BUT…I want to do this right and I will go to any length it will take to get it right.  The easiest thing for me to do would be to walk away from it.  Go milk a goat that I cannot drink from.   Or paint the way I was.  But I feel a strong call from God to do this.  The last thing He wants from me is to “wing” a gift He has given me.   So  I WILL learn it.  Because He wants me to.   And like everything He wants for or from me, the end result is great satisfaction.   It is hugely rewarding and ultimately brings me and others joy.

I’ll let you know how its going.   I hope it doesn’t take the rest of my life to learn how to paint one painting.  But I guess that would be ok too.

The following painter, Anders Zorn,  is the “author” of the 4 color palette.  He has painted many beautiful pieces with just those four colors.

Anders Zorn    ( 1860-1920)

God bless,



Filed under Art, Spiritual


When I publish a post, this program congratulates me for getting another one done and then attaches a quote from usually who knows where about writing.

The last post’s quote was:

“To send a letter is a good way to go somewhere without moving anything but your heart.”

I like that.  Writing letters seems to have become obsolete.  A very sad thing indeed.  I am reading a book right now that is about letters written by artists to friends or family where they include art sketches within the letter.  This stuff took place from the early 1800’s to mid 1900″s.  Really cool stuff.  In many of  the letters there is a tone of great excitement to be writing the letter or responding to a letter received.  They seem to have been written with such care.  And consideration for the other person.

Most people communicate through emails.  They are not “letters”  most of the time.  It seems to me that email most often is a tool to communicate logistics, plans, or something that is in motion.  It doesn’t seem to me that it is used to communicate on an emotional level really.  Throw facebook and twitter in the mix and what in the world is going on?    There is a lot of it flying back and forth,  but is it improving relationships?  I don’t know.  It seems that communication is going great guns but relationships seem to be suffering.  How can that be?  In the “olden days”  letters were a way of growing and sustaining relationships when we couldn’t be together.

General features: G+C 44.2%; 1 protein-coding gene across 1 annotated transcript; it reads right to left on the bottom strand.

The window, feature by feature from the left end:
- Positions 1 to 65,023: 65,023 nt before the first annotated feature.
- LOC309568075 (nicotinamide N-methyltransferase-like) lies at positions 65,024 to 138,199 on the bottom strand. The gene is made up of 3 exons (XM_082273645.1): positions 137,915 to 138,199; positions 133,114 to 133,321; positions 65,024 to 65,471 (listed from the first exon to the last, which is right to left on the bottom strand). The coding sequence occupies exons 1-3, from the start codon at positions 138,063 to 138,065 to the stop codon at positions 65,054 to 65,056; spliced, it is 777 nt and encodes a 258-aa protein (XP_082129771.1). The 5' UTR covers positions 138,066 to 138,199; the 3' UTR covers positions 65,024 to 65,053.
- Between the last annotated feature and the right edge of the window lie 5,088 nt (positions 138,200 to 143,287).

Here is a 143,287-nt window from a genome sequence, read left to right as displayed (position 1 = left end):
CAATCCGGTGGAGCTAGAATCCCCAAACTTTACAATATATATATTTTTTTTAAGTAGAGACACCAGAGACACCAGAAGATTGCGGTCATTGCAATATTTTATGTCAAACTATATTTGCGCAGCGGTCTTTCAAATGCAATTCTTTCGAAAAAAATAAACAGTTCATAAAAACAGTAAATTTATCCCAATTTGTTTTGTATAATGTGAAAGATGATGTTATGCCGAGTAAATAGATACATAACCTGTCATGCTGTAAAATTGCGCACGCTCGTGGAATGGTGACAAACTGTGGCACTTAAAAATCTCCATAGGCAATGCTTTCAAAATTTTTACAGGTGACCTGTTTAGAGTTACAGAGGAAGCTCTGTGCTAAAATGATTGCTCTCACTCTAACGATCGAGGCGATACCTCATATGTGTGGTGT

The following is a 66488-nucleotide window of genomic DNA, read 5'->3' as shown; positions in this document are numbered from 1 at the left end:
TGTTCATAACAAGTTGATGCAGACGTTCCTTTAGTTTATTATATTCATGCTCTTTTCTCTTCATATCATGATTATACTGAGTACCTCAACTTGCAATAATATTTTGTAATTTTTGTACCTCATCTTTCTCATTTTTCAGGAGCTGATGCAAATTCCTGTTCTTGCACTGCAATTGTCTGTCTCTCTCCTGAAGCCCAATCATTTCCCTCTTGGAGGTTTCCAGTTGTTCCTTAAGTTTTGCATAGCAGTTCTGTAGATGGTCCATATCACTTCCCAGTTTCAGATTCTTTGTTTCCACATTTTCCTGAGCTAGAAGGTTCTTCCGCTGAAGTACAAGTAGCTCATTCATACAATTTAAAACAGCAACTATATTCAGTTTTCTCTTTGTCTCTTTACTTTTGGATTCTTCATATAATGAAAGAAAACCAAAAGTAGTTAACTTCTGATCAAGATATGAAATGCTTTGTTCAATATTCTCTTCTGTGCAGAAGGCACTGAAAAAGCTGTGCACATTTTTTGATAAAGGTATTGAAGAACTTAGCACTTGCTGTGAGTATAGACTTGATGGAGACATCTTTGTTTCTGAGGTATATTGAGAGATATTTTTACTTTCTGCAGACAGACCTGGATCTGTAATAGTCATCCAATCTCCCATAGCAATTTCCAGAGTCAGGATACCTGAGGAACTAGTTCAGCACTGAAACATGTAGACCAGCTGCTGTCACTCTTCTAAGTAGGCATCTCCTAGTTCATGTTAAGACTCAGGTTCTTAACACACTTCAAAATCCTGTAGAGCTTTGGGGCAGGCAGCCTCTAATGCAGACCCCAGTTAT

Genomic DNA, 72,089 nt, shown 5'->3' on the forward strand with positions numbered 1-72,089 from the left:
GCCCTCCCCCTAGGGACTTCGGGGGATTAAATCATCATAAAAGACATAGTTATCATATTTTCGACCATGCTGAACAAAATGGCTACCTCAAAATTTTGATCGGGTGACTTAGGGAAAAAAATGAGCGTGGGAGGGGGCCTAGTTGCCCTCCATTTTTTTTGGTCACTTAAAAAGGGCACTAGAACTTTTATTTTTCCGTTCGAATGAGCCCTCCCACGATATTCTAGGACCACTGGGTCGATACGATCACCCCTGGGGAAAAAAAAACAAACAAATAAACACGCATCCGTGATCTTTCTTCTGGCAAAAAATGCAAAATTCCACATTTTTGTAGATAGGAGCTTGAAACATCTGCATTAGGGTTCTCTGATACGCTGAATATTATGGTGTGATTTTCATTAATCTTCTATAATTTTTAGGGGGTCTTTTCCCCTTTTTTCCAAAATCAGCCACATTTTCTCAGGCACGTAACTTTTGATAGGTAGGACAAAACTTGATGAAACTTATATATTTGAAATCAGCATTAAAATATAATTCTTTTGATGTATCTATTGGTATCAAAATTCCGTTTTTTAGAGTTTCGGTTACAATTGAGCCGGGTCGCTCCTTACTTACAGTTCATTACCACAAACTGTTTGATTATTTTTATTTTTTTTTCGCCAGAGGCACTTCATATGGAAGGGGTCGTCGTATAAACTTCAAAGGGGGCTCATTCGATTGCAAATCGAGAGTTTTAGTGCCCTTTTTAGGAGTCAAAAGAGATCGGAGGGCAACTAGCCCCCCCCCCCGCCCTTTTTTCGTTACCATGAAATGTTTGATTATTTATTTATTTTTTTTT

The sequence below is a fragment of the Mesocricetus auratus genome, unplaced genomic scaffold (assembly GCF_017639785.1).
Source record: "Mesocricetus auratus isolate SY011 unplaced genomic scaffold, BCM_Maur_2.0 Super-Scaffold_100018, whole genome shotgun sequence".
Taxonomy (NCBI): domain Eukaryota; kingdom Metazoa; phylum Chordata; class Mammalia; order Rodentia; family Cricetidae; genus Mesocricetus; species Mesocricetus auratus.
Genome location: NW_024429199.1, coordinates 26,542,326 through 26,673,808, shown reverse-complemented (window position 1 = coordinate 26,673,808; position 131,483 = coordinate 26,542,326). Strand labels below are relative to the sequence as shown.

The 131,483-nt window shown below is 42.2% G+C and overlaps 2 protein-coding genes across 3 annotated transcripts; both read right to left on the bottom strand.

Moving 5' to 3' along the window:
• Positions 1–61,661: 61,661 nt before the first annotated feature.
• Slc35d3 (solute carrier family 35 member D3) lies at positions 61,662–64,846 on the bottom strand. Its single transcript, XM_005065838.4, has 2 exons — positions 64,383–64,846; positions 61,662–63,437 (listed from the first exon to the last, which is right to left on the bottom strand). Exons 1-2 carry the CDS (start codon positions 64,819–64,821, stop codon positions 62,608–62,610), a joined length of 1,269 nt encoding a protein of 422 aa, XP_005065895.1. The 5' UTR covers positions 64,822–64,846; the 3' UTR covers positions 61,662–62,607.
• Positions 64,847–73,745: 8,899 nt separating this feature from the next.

I don’t really know what I am saying here other than it is just different than it used to be.  Right or wrong.  There is a flurry of activity now and I’m not sure what it all means.  Back then letters were far and few between.  We waited for them.  The contents were treasure (usually.  Bad news could come via letters too!).   And receiving one was clearly a gesture of effort.

I used to write letters.  Anyone who received them would agree that I was/am not the best composer of letters in the world.  But they were special.   I have most of  the letters that have been written to me stored away.  They are special.  When we went through my mom and dads stuff when they moved out of their house, we found all the letters that we had written them over the years. Obviously,  they meant something to them too.